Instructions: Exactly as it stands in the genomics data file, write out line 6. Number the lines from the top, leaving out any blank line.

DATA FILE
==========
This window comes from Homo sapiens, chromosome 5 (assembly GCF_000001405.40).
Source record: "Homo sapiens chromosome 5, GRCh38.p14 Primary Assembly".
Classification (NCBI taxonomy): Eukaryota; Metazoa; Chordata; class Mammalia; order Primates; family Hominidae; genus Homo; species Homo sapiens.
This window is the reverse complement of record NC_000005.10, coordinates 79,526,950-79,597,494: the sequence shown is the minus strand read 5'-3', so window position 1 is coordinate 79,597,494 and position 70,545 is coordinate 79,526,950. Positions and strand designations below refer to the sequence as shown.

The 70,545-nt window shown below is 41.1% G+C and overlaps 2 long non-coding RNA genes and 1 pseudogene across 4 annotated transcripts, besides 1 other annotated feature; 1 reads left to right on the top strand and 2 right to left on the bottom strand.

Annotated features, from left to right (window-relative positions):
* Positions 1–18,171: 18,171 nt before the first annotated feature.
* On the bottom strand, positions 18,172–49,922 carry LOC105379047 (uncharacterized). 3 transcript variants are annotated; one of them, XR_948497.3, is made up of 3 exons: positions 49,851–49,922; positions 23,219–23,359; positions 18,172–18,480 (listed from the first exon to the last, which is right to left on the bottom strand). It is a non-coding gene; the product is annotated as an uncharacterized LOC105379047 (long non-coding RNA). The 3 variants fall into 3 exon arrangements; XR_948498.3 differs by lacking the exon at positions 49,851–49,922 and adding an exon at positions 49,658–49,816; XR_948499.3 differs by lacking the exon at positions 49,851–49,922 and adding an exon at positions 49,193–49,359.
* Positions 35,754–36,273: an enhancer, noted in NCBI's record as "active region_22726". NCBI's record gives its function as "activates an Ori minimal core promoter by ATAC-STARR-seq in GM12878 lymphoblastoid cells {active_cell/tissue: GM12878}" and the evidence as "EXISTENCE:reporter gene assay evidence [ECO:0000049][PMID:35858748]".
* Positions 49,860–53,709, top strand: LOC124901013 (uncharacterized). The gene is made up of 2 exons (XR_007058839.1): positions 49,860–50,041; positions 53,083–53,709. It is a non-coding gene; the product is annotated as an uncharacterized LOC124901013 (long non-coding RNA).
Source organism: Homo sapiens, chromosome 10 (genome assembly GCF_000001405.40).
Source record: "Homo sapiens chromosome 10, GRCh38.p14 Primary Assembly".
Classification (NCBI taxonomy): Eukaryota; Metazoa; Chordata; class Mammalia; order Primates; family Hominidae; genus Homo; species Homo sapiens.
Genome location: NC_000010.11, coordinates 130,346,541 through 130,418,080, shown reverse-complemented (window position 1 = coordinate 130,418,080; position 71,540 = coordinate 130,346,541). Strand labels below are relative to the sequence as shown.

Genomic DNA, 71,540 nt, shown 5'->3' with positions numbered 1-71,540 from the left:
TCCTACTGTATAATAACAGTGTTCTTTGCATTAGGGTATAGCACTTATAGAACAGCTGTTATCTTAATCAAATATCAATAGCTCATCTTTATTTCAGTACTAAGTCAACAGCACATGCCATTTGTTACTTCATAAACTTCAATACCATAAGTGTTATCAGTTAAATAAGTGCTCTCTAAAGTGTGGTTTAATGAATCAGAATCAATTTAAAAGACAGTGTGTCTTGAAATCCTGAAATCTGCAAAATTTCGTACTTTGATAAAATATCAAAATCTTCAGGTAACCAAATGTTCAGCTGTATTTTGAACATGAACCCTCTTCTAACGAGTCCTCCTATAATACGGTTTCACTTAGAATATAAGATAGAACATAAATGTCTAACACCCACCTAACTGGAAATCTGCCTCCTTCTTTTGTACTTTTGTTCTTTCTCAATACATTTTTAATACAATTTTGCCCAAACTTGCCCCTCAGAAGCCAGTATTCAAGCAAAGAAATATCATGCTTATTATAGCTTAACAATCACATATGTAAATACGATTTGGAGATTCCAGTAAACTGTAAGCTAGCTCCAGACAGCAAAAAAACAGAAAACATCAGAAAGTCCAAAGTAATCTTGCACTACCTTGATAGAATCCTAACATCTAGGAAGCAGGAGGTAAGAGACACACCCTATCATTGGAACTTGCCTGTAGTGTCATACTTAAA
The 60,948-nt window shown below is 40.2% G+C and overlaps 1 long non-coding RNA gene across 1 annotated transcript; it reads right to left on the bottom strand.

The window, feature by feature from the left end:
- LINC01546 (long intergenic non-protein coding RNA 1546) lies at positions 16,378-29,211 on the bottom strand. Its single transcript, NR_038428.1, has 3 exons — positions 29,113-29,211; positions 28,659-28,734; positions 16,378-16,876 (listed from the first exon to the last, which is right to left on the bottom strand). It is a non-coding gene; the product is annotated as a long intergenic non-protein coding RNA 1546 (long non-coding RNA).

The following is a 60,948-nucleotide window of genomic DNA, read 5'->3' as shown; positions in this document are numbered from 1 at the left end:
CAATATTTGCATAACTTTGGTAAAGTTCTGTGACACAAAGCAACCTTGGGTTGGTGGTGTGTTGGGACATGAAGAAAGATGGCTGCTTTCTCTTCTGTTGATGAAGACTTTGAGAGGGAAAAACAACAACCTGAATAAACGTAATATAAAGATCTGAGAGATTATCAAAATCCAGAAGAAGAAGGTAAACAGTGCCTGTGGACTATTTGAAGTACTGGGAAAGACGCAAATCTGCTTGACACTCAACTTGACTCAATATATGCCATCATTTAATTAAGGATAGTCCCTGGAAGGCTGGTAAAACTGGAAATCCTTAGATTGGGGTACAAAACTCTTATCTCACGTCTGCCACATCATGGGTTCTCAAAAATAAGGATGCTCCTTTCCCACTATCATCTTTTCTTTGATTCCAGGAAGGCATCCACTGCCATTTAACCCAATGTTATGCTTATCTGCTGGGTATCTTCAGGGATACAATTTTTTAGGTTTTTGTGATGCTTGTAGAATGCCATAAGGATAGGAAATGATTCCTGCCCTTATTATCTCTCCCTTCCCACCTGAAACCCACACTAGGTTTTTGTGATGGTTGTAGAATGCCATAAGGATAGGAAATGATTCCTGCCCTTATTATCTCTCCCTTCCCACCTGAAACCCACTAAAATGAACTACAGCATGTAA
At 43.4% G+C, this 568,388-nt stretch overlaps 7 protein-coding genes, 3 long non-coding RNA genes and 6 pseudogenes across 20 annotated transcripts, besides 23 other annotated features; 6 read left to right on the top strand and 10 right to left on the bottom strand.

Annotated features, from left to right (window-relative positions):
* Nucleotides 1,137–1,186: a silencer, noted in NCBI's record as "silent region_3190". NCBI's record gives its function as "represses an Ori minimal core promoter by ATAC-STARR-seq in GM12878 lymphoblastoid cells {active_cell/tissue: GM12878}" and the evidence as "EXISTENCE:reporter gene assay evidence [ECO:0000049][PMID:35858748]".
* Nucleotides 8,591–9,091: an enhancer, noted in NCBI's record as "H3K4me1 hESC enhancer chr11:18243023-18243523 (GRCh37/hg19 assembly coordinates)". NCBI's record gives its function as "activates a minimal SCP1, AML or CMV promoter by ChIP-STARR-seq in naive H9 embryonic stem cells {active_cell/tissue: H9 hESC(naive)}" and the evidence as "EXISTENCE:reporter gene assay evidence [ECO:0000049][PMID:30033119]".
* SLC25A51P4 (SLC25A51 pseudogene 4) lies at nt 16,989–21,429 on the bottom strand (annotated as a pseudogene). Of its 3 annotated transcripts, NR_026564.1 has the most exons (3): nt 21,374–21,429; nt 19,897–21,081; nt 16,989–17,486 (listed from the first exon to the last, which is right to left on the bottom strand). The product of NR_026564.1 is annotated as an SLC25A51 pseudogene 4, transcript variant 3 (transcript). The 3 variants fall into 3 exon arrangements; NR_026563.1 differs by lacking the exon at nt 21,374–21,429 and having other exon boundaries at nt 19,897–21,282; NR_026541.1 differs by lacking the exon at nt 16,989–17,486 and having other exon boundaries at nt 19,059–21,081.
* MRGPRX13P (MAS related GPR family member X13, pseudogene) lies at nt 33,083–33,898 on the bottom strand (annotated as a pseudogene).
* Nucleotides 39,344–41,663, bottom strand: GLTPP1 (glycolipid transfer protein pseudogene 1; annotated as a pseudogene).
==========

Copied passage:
Annotated features, from left to right (window-relative positions):